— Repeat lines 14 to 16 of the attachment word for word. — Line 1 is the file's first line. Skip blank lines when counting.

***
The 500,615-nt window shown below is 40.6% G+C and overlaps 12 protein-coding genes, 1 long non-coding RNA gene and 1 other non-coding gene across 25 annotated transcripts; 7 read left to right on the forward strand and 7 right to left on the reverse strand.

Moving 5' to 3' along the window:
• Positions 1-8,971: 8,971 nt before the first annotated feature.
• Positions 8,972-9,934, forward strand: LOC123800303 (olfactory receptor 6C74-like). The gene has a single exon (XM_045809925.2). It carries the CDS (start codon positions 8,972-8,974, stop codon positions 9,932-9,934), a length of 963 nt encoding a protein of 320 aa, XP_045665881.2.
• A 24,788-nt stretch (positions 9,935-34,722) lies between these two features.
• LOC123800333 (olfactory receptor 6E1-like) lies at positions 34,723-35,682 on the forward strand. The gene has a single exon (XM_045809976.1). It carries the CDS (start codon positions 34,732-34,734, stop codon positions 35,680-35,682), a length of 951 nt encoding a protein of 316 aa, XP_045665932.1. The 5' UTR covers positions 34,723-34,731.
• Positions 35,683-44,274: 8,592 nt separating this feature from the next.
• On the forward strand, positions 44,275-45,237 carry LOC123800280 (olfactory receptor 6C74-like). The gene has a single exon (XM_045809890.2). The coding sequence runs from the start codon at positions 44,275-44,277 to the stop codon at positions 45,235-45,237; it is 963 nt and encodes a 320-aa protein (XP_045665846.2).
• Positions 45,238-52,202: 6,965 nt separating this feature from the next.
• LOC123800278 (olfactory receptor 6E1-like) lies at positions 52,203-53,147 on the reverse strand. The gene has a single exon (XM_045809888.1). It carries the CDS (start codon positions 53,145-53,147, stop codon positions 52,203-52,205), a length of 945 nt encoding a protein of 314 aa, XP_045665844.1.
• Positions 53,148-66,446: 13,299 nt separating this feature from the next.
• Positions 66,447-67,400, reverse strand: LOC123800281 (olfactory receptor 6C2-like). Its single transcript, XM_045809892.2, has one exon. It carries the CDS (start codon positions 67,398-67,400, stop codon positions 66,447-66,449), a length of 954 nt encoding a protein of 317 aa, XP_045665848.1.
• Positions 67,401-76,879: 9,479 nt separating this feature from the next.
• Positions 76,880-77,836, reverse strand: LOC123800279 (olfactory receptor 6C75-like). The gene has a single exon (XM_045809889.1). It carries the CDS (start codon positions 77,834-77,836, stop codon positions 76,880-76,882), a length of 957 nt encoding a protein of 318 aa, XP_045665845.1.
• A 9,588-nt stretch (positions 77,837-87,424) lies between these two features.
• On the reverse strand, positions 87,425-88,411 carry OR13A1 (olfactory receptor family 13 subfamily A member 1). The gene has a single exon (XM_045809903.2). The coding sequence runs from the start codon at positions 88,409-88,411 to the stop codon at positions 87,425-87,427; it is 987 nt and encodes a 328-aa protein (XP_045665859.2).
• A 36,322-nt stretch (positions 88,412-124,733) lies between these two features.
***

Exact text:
• Positions 76,880-77,836, reverse strand: LOC123800279 (olfactory receptor 6C75-like). The gene has a single exon (XM_045809889.1). It carries the CDS (start codon positions 77,834-77,836, stop codon positions 76,880-76,882), a length of 957 nt encoding a protein of 318 aa, XP_045665845.1.
• A 9,588-nt stretch (positions 77,837-87,424) lies between these two features.
• On the reverse strand, positions 87,425-88,411 carry OR13A1 (olfactory receptor family 13 subfamily A member 1). The gene has a single exon (XM_045809903.2). The coding sequence runs from the start codon at positions 88,409-88,411 to the stop codon at positions 87,425-87,427; it is 987 nt and encodes a 328-aa protein (XP_045665859.2).